10 Questions With Celebrity Chef Jean-Georges Vongerichten

When it comes to crafting the fanciest of dishes, Jean-Georges Vongerichten ranks particularly high up on the culinary ladder. After over 40 years of success, the acclaimed chef and restaurateur continues to spend large amounts of time in the kitchen experimenting with ingredients and concepts. In his eponymous restaurant near Central Park, you will find his famously fluffy scrambled eggs stuffed in an eggshell and topped with cold whipped cream and salty caviar. At Jean-Georges at the Connaught in London, he blends acidity and chilli heat on a slice of black bread spread with butter, and laden with raw sea urchin and pickled jalapeño.

And in Singapore? There’s a nutty spice-crusted snapper steeped in sweet and sour broth at The Dempsey Cookhouse & Bar, one of his newer ventures. It’s also there that we met with the man himself to talk about his process for creating new dishes, food trends, and passing on the cooking bug to his kids.

Hi Jean-Georges, thanks for sitting down with us! Tell us, what’s the biggest food trend of this year?

We’re doing a lot of vegetarian and plant-based food nowadays, because more people are going towards that. It takes two weeks to get a radish, but it takes two years to get a steak. I think people are realising that they want to be part of a society that is more sustainable and organic. Especially the new millennials – they really watch what they eat.

The Dempsey Cookhouse & Bar in Singapore

In the States, many are adverse to eating vegetables. How do you make your dishes more appealing?

Asia is very fortunate in that the diet is already full of vegetables, grains, and rice. The diet’s already here. This part of the world is already healthier than the United States. With spices and different sauces, you can make vegetables really tasty. You can roast some cauliflower or shiitake mushroom and it becomes very meaty. Then, you can pair it with things like ginger or soy.

Do you have any pet peeves when it comes to food?

I was never into molecular gastronomy. I always felt food should be natural, rather than use chemicals. I agree with techniques and new ways of cooking, but I want shrimp to be snappy and not look like noodles. I also don’t do ‘zoo food’ like crocodiles, zebras, snakes, and the like. Those species are too rare.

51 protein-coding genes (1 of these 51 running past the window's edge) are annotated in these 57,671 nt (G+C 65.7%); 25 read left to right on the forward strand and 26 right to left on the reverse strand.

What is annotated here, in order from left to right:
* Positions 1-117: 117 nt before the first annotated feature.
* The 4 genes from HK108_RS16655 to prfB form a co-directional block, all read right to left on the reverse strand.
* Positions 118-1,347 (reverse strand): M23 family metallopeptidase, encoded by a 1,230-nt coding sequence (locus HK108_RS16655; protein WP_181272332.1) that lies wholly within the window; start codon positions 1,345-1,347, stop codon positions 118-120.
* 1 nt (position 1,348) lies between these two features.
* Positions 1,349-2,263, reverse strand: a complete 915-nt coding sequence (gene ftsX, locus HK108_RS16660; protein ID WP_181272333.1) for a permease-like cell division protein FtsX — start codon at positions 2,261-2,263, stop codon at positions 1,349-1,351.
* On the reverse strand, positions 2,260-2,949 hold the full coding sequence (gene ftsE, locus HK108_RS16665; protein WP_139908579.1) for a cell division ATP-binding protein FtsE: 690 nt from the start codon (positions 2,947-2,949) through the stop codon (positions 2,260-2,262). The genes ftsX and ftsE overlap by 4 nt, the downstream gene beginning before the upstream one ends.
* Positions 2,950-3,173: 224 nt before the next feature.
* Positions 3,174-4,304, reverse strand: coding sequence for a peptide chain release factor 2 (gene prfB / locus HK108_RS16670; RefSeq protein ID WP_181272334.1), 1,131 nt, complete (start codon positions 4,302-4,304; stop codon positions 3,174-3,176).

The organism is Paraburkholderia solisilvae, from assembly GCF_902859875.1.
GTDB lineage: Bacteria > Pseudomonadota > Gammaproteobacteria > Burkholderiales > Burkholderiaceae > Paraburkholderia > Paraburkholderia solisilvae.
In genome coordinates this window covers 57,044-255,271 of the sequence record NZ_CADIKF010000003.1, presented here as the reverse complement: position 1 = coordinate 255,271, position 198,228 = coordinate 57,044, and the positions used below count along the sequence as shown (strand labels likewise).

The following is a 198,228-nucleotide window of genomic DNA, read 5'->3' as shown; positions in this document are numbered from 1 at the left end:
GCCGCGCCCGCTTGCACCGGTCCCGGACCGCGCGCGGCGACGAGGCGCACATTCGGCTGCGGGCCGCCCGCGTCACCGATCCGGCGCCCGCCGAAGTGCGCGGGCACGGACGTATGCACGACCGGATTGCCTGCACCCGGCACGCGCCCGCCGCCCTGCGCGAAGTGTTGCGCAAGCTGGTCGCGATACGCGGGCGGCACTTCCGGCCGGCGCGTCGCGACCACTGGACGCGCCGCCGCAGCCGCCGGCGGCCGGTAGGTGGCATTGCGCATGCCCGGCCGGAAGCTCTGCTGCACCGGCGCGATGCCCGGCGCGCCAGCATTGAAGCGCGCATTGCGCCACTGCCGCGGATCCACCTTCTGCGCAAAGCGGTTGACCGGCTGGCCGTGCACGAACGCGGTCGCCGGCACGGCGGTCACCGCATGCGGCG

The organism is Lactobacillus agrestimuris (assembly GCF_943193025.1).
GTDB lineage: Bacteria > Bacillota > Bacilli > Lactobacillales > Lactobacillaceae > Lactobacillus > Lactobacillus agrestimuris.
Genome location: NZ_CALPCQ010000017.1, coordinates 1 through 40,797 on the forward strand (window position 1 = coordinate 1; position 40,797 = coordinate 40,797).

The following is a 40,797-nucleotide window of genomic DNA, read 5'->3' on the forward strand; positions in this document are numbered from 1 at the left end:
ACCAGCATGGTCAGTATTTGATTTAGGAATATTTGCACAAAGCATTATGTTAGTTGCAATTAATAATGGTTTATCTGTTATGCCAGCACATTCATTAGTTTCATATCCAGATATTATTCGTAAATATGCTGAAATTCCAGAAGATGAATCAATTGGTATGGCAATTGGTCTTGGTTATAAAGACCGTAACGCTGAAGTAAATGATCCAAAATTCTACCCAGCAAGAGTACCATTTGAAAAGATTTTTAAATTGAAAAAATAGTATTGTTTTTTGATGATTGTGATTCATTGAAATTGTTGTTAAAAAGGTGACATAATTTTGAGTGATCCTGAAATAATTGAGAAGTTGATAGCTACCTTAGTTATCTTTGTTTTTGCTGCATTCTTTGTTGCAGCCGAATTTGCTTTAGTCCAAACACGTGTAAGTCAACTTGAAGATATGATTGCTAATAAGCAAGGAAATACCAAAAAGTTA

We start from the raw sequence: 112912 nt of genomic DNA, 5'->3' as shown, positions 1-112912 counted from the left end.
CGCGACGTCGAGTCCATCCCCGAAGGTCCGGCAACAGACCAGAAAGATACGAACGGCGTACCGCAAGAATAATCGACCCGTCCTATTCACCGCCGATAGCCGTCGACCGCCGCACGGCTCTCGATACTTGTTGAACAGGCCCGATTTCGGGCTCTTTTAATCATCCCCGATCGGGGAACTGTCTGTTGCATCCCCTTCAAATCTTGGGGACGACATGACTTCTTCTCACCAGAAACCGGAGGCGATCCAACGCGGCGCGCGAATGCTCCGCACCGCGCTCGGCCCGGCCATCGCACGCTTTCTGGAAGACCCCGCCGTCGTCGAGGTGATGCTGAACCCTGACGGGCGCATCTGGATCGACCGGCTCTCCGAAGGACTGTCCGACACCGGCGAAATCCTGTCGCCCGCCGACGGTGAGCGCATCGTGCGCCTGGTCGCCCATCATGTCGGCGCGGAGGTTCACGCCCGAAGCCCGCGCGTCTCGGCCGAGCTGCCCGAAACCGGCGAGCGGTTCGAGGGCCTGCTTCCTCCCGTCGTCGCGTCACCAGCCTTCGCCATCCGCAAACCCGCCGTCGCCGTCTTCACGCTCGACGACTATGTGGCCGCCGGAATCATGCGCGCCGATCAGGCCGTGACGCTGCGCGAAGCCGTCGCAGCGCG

So, with social media, anyone can be a critic now. What do you think of that?

I think it’s great, I do it everyday. I think it’s good to have instant feedback, which makes things better and raises the bar everyday. If someone said it was too salty, we check it out. And now, we try to think if the food looks good enough, to be ‘Instagram-able’. It’s also a way for a chef to make a kind of hallmark – you make a dish, take a photo, and post it. Because now everybody is copying everybody.


Jean-Georges’ Eggplant Parmesan is crisp on the outside and soft on the inside

What’s your process for creating a new dish?

When I was in Singapore last month, we went to a farm to pick up some eggplants. And the first thing that came to me was eggplant parmesan. It’s a very fast process. Probably when I started 43 years ago, I had to experiment, and 90% of it was a failure because you want to nail it. Now I taste things in my mind.

Is there anything that diners should always order at your restaurants?

There are many of them. We do an toasted egg dish with caviar. We cook rice krispies with kombu and rice vinegar in a pot with white sushi rice and asparagus. Specifically at The Dempsey Cookhouse, it’s the truffle pizza with wholewheat dough, black truffle paste, and fontina cheese. It’s very earthy and umami as well, and everyone loves it. This place also does great fried chicken, and a tuna tartare.

How does the scene in New York compare to Singapore?

New York is actually very conservative compared to Singapore. There are new restaurants but a lot of them don’t work out because Americans are not very adventurous when they leave their town. 10 new ones open a week and 10 close. There’s an ethnic and cultural mix there too, but not as much. I guess it’s because they don’t have the same degree of culinary innovation as Singapore.

What do you do on your day offs? Do your kids cook?

I still cook every day for the family. My wife, who is Korean, cooks kimchi, hotpot, and the like. We cook at home mostly for friends and family. My son is already a chef, and he’s opening a restaurant called Vong’s Kitchen in Jakarta.

ABCV in New York

Any new openings we can look forward to?

Right now I have 36 restaurants, so it’s okay, I’ll take it easy. Recently, I opened the ABCV in New York, one at The Connaught in London, Tangara in São Paulo in Brazil, and a steakhouse in Los Angeles last year.

Do you have any favourite restaurants here in Singapore?

I like to eat on the streets, but there’s also a new era, and I like to see what happening in the scene. The other day, we tried the Michelin-starred Hong Kong Soya Sauce Chicken in Chinatown. Waku Ghin is great, and Odette, and COMO Cuisine next door of course. There’s also the Tippling Club and Burnt Ends.

Keep up with Jean-Georges Vongerichten at his official website here.

Gary Lim

Deputy Editor

Gary is one of those proverbial jack of all trades… you know the rest. When not writing about lifestyle and culture, he dabbles in photography, graphic design, plays four instruments and is a professional wearer of bowties. His greatest weakness: spending more money on clothes than he probably should. Find him across the social world as @grimlay